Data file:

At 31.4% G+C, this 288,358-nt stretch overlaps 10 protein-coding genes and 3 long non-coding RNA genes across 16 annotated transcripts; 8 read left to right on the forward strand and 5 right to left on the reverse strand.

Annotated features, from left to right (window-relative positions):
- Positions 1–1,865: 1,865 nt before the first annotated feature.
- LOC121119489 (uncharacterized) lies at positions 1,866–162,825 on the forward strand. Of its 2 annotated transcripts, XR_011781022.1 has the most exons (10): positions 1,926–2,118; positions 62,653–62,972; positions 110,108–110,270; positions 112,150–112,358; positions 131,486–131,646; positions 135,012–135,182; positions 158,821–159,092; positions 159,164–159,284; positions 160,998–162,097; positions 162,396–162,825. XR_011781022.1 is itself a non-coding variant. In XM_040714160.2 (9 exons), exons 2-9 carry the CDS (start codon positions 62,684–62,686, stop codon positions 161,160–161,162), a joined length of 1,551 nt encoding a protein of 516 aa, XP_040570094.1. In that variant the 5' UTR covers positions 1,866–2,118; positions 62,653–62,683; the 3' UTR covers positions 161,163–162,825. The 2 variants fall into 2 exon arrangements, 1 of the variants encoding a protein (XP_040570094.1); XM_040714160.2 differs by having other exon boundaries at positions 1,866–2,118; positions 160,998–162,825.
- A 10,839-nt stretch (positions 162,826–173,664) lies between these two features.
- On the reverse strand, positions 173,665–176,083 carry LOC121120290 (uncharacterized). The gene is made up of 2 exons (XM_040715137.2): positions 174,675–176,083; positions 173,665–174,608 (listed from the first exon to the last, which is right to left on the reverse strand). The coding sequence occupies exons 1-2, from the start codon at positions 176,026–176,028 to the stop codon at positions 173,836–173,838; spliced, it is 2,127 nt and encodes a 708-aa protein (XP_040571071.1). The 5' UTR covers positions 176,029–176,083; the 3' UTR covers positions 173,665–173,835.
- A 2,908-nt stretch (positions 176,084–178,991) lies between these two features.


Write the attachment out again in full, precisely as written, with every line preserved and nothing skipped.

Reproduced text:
At 31.4% G+C, this 288,358-nt stretch overlaps 10 protein-coding genes and 3 long non-coding RNA genes across 16 annotated transcripts; 8 read left to right on the forward strand and 5 right to left on the reverse strand.

Annotated features, from left to right (window-relative positions):
- Positions 1–1,865: 1,865 nt before the first annotated feature.
- LOC121119489 (uncharacterized) lies at positions 1,866–162,825 on the forward strand. Of its 2 annotated transcripts, XR_011781022.1 has the most exons (10): positions 1,926–2,118; positions 62,653–62,972; positions 110,108–110,270; positions 112,150–112,358; positions 131,486–131,646; positions 135,012–135,182; positions 158,821–159,092; positions 159,164–159,284; positions 160,998–162,097; positions 162,396–162,825. XR_011781022.1 is itself a non-coding variant. In XM_040714160.2 (9 exons), exons 2-9 carry the CDS (start codon positions 62,684–62,686, stop codon positions 161,160–161,162), a joined length of 1,551 nt encoding a protein of 516 aa, XP_040570094.1. In that variant the 5' UTR covers positions 1,866–2,118; positions 62,653–62,683; the 3' UTR covers positions 161,163–162,825. The 2 variants fall into 2 exon arrangements, 1 of the variants encoding a protein (XP_040570094.1); XM_040714160.2 differs by having other exon boundaries at positions 1,866–2,118; positions 160,998–162,825.
- A 10,839-nt stretch (positions 162,826–173,664) lies between these two features.
- On the reverse strand, positions 173,665–176,083 carry LOC121120290 (uncharacterized). The gene is made up of 2 exons (XM_040715137.2): positions 174,675–176,083; positions 173,665–174,608 (listed from the first exon to the last, which is right to left on the reverse strand). The coding sequence occupies exons 1-2, from the start codon at positions 176,026–176,028 to the stop codon at positions 173,836–173,838; spliced, it is 2,127 nt and encodes a 708-aa protein (XP_040571071.1). The 5' UTR covers positions 176,029–176,083; the 3' UTR covers positions 173,665–173,835.
- A 2,908-nt stretch (positions 176,084–178,991) lies between these two features.